Preserving a capability for fighting a whole spectrum of limited wars can be difficult

Friday, October 13th, 2017

Techniques of Systems Analysis notes some strategic changes that may be important — looking into the future from the 1950s:

For example, it is very possible that future wars, like Korea, will include all kinds of target or other limitations, particularly as to the number or yield of atomic weapons that can be used.

Three important problems arise in considering such limitations. First, one must have a capability for enforcing the limitation on the enemy. In particular we must preserve our massive retaliatory capabilities from being destroyed by a sudden blow. Secondly, we must have a satisfactory capability for fighting all of the kinds of wars that may be necessary with whatever limitations or lack of limitations are involved. A third (and often overlooked point) is that we should operate as much as possible in such a way that the enemy is not tempted to violate limitations. It is sometimes possible to design a system to use effectively political, military, and psychological barriers.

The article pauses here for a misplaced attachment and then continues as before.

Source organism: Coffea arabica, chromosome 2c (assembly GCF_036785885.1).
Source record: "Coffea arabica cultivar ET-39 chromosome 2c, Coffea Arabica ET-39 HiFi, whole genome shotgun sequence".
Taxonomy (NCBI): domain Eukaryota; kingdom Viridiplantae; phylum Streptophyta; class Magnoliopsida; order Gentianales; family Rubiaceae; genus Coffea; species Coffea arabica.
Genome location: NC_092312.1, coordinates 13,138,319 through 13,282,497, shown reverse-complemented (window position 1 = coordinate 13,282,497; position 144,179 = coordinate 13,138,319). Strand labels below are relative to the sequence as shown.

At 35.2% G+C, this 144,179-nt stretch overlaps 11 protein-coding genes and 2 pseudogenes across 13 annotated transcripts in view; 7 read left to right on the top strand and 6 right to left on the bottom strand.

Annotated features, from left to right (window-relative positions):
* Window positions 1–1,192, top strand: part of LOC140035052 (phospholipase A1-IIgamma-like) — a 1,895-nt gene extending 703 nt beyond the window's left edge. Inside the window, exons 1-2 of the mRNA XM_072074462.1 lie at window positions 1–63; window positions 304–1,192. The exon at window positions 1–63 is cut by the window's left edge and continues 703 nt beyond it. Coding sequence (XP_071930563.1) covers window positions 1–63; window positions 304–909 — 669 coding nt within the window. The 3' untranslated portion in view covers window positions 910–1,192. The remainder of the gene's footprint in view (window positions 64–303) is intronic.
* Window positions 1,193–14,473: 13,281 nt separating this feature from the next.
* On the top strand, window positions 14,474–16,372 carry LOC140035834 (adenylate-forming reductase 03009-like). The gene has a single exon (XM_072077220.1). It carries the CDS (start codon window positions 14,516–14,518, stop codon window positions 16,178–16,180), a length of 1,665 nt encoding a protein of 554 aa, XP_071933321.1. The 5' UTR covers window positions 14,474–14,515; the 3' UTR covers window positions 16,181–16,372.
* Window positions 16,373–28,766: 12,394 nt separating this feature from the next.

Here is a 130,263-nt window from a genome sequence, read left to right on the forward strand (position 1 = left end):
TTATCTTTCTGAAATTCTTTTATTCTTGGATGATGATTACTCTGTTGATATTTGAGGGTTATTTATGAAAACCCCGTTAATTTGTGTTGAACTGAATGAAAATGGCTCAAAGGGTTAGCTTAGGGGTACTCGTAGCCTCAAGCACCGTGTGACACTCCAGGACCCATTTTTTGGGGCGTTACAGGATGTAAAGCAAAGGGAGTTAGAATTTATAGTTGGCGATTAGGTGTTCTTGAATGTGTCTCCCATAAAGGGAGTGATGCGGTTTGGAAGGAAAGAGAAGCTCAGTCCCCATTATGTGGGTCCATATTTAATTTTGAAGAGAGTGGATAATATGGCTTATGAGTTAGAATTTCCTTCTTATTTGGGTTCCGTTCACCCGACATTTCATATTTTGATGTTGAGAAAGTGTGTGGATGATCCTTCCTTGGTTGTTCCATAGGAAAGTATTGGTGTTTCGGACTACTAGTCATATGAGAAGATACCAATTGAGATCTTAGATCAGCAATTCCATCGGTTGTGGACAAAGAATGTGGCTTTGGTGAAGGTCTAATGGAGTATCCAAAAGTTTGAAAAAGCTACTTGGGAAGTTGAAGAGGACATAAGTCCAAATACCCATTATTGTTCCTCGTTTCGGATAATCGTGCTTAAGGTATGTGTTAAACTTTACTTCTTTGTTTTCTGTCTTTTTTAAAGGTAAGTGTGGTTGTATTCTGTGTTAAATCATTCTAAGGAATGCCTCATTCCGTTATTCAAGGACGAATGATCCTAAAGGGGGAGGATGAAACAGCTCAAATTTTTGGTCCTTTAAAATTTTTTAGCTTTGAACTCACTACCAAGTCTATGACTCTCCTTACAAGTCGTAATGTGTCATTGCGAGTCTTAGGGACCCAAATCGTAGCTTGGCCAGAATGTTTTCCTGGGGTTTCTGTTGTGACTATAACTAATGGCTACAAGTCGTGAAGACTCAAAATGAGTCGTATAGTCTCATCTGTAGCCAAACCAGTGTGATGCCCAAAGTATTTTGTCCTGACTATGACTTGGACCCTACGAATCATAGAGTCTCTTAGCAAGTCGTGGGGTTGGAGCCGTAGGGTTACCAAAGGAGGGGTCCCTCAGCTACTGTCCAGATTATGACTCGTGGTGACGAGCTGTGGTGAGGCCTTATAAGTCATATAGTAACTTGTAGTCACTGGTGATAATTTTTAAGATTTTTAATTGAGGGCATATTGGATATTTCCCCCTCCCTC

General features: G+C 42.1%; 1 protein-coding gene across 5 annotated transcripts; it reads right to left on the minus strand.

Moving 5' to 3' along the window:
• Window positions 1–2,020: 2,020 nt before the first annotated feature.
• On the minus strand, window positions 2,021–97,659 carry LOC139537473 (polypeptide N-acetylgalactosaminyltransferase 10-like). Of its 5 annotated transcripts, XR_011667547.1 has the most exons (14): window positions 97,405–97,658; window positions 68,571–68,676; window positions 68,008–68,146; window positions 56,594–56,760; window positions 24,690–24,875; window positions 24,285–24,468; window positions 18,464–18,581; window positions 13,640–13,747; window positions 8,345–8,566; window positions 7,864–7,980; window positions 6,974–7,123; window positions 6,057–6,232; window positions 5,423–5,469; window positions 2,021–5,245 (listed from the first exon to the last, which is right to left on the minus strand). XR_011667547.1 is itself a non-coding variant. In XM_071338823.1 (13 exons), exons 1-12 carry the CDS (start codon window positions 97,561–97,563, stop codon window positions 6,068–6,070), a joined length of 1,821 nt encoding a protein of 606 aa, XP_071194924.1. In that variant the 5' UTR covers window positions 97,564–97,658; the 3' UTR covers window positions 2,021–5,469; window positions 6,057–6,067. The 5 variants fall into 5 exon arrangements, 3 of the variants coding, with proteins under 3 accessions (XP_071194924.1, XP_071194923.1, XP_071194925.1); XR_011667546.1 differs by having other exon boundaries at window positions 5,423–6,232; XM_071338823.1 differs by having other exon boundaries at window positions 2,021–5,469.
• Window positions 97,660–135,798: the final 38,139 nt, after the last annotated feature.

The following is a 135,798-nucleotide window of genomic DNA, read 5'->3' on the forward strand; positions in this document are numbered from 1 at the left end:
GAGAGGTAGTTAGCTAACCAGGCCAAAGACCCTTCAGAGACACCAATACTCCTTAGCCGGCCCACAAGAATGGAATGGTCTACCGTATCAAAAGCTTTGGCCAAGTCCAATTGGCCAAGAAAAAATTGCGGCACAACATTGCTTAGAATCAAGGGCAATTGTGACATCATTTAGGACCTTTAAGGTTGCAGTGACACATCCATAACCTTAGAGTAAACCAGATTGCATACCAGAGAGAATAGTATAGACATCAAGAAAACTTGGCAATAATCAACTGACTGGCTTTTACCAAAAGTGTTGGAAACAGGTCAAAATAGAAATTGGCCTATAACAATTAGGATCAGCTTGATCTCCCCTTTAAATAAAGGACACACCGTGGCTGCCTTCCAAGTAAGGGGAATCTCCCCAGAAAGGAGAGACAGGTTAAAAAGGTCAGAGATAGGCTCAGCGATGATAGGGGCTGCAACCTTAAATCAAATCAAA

In addition to designing systems that operate effectively within limitations, in principle we can consider refusing to accept limitations which would seriously hamper us. However, the question of what limitations we are willing to accept is presumably not within the Systems Analyst’s or even the Department of Defense’s authority to decide. It is decided by either the President or Congress and the enemy. In some circumstances our allies will also have more than a slight say in the matter. It is clear that preserving a capability for fighting a whole spectrum of limited wars can be difficult — sometimes intolerably so. (It is important, however, that the Department of Defense planners realize that it is their job, as much as possible, not to hamper the civilians in their conduct of political and foreign affairs; military solutions which constrain the civilian arm of government in unaccustomed and serious ways should be looked upon as desperate expedients.)

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